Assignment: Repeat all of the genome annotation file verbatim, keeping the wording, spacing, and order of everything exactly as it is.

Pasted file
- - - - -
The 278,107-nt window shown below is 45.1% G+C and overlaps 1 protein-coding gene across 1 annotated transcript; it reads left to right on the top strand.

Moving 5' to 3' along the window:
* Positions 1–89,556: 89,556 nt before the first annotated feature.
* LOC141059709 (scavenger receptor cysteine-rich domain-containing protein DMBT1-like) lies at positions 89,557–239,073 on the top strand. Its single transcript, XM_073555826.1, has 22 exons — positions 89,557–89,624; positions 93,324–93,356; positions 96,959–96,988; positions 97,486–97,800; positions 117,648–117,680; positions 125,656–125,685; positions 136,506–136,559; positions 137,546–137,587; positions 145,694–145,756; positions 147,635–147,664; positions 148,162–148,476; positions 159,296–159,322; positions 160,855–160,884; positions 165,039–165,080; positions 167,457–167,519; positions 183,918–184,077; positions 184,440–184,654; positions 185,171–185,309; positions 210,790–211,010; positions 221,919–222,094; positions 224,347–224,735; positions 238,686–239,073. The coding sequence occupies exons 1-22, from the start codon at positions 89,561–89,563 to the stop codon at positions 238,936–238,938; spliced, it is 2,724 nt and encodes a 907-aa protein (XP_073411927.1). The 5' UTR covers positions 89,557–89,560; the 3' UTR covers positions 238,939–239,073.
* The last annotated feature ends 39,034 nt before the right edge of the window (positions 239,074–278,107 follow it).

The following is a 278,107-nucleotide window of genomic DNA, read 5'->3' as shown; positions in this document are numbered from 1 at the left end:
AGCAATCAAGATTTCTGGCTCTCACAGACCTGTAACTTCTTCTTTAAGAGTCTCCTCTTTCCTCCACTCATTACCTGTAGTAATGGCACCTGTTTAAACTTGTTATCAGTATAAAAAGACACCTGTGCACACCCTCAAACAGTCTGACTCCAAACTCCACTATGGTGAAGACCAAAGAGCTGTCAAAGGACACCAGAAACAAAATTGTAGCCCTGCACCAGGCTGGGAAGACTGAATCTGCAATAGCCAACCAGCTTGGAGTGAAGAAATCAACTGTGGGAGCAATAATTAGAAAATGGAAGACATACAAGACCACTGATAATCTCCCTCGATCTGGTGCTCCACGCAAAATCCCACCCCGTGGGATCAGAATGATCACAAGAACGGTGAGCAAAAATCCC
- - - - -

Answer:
The 278,107-nt window shown below is 45.1% G+C and overlaps 1 protein-coding gene across 1 annotated transcript; it reads left to right on the top strand.

Moving 5' to 3' along the window:
* Positions 1–89,556: 89,556 nt before the first annotated feature.
* LOC141059709 (scavenger receptor cysteine-rich domain-containing protein DMBT1-like) lies at positions 89,557–239,073 on the top strand. Its single transcript, XM_073555826.1, has 22 exons — positions 89,557–89,624; positions 93,324–93,356; positions 96,959–96,988; positions 97,486–97,800; positions 117,648–117,680; positions 125,656–125,685; positions 136,506–136,559; positions 137,546–137,587; positions 145,694–145,756; positions 147,635–147,664; positions 148,162–148,476; positions 159,296–159,322; positions 160,855–160,884; positions 165,039–165,080; positions 167,457–167,519; positions 183,918–184,077; positions 184,440–184,654; positions 185,171–185,309; positions 210,790–211,010; positions 221,919–222,094; positions 224,347–224,735; positions 238,686–239,073. The coding sequence occupies exons 1-22, from the start codon at positions 89,561–89,563 to the stop codon at positions 238,936–238,938; spliced, it is 2,724 nt and encodes a 907-aa protein (XP_073411927.1). The 5' UTR covers positions 89,557–89,560; the 3' UTR covers positions 238,939–239,073.
* The last annotated feature ends 39,034 nt before the right edge of the window (positions 239,074–278,107 follow it).

The following is a 278,107-nucleotide window of genomic DNA, read 5'->3' as shown; positions in this document are numbered from 1 at the left end:
AGCAATCAAGATTTCTGGCTCTCACAGACCTGTAACTTCTTCTTTAAGAGTCTCCTCTTTCCTCCACTCATTACCTGTAGTAATGGCACCTGTTTAAACTTGTTATCAGTATAAAAAGACACCTGTGCACACCCTCAAACAGTCTGACTCCAAACTCCACTATGGTGAAGACCAAAGAGCTGTCAAAGGACACCAGAAACAAAATTGTAGCCCTGCACCAGGCTGGGAAGACTGAATCTGCAATAGCCAACCAGCTTGGAGTGAAGAAATCAACTGTGGGAGCAATAATTAGAAAATGGAAGACATACAAGACCACTGATAATCTCCCTCGATCTGGTGCTCCACGCAAAATCCCACCCCGTGGGATCAGAATGATCACAAGAACGGTGAGCAAAAATCCC